REPUBLIC OF KENYA
IN THE HIGH COURT OF KENYA AT ELDORET
CRIMINAL APPEAL NO. 169 OF 2010
BENSON SIMIYU BUSAKA….………………………..……………………………..APPELLANT
(Being an appeal from the original conviction and sentence in Criminal Case No. 105of 2010 Republic vs Benson Simiyuin the Resident Magistrate’s Court at Eldoret by A. Ong’injo, Senior Principal Magistrate on 11th November 2010)
The appellant was convicted on a count of robbery with violence contrary to section 296(2) of the Penal Code. He was sentenced to death. The appellant has appealed against his conviction.
The particulars of the charge were as follows: That on the night of 22nd and 23rd November 2009, at Mosoriot Centre within Nandi North District, the appellant, jointly with others not before the court, and while armed with dangerous or offensive weapons,namely bolt cutter and iron bars, robbed Noah Busienei Kiprotich of one Sony video camera and one Samsung mobile phone all valued at Kshs 290,000 and at or immediately before or immediately after the time of the robbery threatened to use actual violence against him.
The petition of appeal was filed on 18th November 2010. It raises six grounds of appeal. The principal grounds urged can be summarized into four. First, that the ingredients of the offence were not established; secondly, that the trial court erred by relying on circumstantial or uncorroborated evidence of the complainant; thirdly, that there was no evidence connecting the appellant with the recovered items; and finally, that the court disregarded the defence set up by the appellant.In a synopsis, the appellant’s case is that the capital offence was not proved beyond reasonable doubt. The appellant filed detailed handwritten submissions. When he appeared before us, he said he wished to rely wholly on those submissions and had nothing to add.
The State has contested the appeal. The case for the state is that the evidence called established the appellant’s guilt to the required standard of proof. At about 2.00a.m and immediately after the robbery, PW1 called PW3, an administration police officer. They gave chase to the appellant who was escaping on a motorcycle. The appellant was in the company of another person. They caught up with them after about 6 to 7 minutes. The appellant and his pillion passenger refused to stop. PW3, who was armed, shot into the air. The appellant did not stop the bike. PW3 then shot at the motorcycle. The bullet hit the appellant’s leg. The motorcycle fell on top of the appellant. The other person escaped. The appellant was arrested. A black bag was recovered containing the Sony camera belonging to the complainant. The metal cutter used to gain entry into the complainant’s house was also recovered. Granted those circumstances, it was submitted that the defence put forth by the appellant was untenable.In a nutshell, the case for the State is that all the key ingredients of the charge were proved beyond reasonable doubt.
This is a first appeal to the High Court. We are required to re-evaluate all the evidence on record and to draw our own conclusions. In doing so, we have been careful because we have neither seen nor heard the witnesses. See Njoroge v Republic  KLR 99, Okeno v Republic  EA 32, KariukiKaranja v Republic  KLR 190, Felix Kanda v Republic Eldoret, High Court Criminal Appeal 177 of 2011 (unreported).
The complainant was an employee of the Department of Defence, residing at Mosoriot. On the material night, at about 2.00a.m, he was asleep in his house. He was there with his wife Rita and their child. There were also two house girls sleeping in a different part of the house. He was woken up by some noise or commotion. Suddenly, some stranger entered their bedroom. The complainant hid behind a wall curtain. The stranger had a torch and demanded that the complainant’s wife “produce everything”. She switched on the lights. PW1 testified the stranger who was wearing blue trousers and a face mask.His wife shouted to the complainant to shoot the attacker. When the stranger saw the appellant, he rushed out of the room and escaped on a motorbike. The complainant telephoned PW3. They got into the complainant’s vehicle and pursued the attackers in the complainant’s motor vehicle. They caught up with them leading to the shooting and arrest of the appellant that we mentioned earlier.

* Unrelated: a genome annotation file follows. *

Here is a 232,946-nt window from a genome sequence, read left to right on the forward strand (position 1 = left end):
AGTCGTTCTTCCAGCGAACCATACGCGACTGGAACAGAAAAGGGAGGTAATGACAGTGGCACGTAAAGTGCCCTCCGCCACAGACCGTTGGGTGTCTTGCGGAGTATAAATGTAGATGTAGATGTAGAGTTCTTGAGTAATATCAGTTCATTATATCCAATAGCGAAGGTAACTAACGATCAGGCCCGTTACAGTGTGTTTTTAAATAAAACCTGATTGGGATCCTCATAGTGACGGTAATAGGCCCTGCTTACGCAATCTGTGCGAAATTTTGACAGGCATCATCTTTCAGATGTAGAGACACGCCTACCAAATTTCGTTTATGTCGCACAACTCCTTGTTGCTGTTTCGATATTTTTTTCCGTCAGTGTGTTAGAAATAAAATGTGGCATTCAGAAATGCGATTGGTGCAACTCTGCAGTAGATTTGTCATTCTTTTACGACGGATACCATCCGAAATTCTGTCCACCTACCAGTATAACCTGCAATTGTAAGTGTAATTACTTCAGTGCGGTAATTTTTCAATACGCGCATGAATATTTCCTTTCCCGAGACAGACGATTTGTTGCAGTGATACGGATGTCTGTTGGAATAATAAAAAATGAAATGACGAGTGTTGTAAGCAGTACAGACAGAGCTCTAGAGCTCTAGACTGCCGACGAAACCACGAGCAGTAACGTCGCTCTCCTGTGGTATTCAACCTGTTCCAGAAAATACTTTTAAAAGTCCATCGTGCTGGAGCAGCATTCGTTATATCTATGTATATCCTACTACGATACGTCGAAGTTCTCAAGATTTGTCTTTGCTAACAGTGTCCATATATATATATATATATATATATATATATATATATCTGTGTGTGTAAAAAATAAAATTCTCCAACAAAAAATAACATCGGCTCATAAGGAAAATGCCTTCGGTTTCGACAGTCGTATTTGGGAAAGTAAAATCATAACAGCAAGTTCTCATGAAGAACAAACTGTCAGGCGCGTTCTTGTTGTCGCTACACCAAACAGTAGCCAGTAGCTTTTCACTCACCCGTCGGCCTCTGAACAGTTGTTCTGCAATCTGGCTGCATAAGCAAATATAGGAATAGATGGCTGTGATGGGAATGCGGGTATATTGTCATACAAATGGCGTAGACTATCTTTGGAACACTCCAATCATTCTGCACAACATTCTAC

The defence of the appellant on the other hand was as follows. That he is employed in the business of a motor cycle taxi. He was employee of DW2. On the material night, he was transporting a customer and a bale of old clothes to Mosoriot. He was paid Kshs 500. On his way back, he gave a new customer a ride. He was to be paid Kshs 100. The customer had a black bag. It is then that they were ordered to stop by PW1 and PW3 who were in the complainant’s vehicle. They were shot at; he fell down. He testified that his pillion passenger escaped. The pith of his defence was that the stolen goods that were recovered belonged to the passenger who escaped. He also called his employer, DW2. She testified that she had employed the appellant as a motorcycle cyclist. She said she bought the recovered motorcycle from Igo Holdings in Eldoret. It had not been registered in her name. At the hearing of this appeal, the appellant’s counsel invited us to examine the registration documents of the cycle produced at the trial. He said there were inconsistencies in the registration particulars and that there was no clear evidence the motor cycle belonged to the appellant.
We have re-evaluated the evidence. To start with, the appellant was not charged with theft of the motorbike. PW1 had stated that the robbers took off on a motor bike. We have studied closely the original handwritten transcript of the trial court and the typed record. The original notes refer to M/bike. The typist recorded that as My bike. That is why the typed record erroneously gives the impression that the appellant was riding the complainant’s bike. But PW2, the police officer at the scene of crime testified that he did not know if ownership of the bike was in issue. He nevertheless produced a copy of records showing it belonged to Igo Holdings. Although DW2 said she owned it she did not produce a log book because she said she used it to secure release of a patient at Moi Hospital. She led no evidence on the patient. Either way, there was no evidence that the complainant’s motorbike was stolen or that he owned one.